In Affinity, things like scaling/zooming photos and drawings is a lot more natural, the zoom super smooth and more powerful than in InDesign or Photoshop. And you can zoom into what feels like an infinite compare to Adobe I need to use desktop magnification from the OS, which isn't giving a perfect clear picture but a workaround.
Some missing features
PDF exporting options
One of the great feature in InDesign is its export options, mainly for PDFs, which even I can feel have some limitations at times when I export a lot of separate sheets. Some of the things I wish Affinity Publisher is things like:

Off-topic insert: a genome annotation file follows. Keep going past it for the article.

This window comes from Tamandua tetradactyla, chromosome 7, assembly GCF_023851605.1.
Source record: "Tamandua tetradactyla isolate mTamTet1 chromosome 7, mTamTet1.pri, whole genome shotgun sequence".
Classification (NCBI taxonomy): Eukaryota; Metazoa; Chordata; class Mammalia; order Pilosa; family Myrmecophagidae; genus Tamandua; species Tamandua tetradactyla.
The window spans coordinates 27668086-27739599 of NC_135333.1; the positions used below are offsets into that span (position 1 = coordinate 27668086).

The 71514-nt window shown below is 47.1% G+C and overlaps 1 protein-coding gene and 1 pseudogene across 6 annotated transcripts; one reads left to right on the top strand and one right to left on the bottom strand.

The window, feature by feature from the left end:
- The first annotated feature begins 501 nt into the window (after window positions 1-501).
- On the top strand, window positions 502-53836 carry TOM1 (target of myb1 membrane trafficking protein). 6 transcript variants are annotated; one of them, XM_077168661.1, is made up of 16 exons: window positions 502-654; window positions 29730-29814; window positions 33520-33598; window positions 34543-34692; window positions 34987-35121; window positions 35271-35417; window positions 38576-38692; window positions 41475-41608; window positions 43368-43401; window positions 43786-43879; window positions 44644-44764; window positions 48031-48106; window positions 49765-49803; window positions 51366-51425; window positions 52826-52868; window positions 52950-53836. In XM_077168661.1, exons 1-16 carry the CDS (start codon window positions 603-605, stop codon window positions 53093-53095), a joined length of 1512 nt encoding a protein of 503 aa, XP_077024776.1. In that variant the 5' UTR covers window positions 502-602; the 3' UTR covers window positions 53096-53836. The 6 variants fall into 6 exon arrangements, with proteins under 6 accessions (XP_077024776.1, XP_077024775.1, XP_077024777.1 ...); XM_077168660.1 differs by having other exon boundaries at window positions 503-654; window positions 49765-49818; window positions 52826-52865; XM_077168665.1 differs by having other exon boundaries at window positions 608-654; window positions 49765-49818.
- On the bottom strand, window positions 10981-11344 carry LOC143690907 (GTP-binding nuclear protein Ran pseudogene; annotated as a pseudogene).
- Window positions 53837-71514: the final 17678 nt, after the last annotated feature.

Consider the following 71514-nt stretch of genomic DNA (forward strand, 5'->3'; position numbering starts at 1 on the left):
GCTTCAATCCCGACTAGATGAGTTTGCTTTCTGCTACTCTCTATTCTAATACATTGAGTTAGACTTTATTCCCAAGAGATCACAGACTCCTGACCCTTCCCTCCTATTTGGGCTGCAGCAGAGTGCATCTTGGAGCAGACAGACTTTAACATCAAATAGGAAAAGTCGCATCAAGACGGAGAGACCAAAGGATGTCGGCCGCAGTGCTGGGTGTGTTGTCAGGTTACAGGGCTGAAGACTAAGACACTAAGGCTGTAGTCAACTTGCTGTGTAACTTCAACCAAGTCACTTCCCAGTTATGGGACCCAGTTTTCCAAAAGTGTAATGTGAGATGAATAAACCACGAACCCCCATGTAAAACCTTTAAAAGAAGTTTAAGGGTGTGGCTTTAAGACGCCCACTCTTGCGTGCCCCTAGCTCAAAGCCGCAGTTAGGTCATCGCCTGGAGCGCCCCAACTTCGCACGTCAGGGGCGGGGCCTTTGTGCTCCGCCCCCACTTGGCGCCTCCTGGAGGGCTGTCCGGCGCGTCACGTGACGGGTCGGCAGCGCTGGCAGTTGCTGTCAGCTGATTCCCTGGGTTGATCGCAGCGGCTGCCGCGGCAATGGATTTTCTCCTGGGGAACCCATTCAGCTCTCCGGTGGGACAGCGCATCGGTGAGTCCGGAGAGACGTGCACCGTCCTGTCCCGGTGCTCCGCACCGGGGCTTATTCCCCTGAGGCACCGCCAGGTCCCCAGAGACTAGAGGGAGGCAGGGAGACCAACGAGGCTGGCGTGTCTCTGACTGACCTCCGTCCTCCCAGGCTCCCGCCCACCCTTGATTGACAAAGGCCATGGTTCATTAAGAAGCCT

- Numbered pages/sheets.
Sometimes you create a a document but want to export into separate files.
- Range of pages/sheets.
Sometimes I want to exclude the first page and/or some pages at the end.
- Being able to specify a Offset for example print/cut marks.
Masking of text and images
In InDesign you can create your own lines with plenty of nodes to mask and crop images, text-boxes etc. without modify the actual resource. In Affinity Publisher I could only find text wrap options which you expect is more of a word processor feature which even tho I tried to use 'Edit text wrap outline' it didn't do anything.
Preview-mode in InDesign is a handy feature that seems missing in Affinity Publisher. It's an efficient tool that hides all the guides, helpers, grids etc. at one click.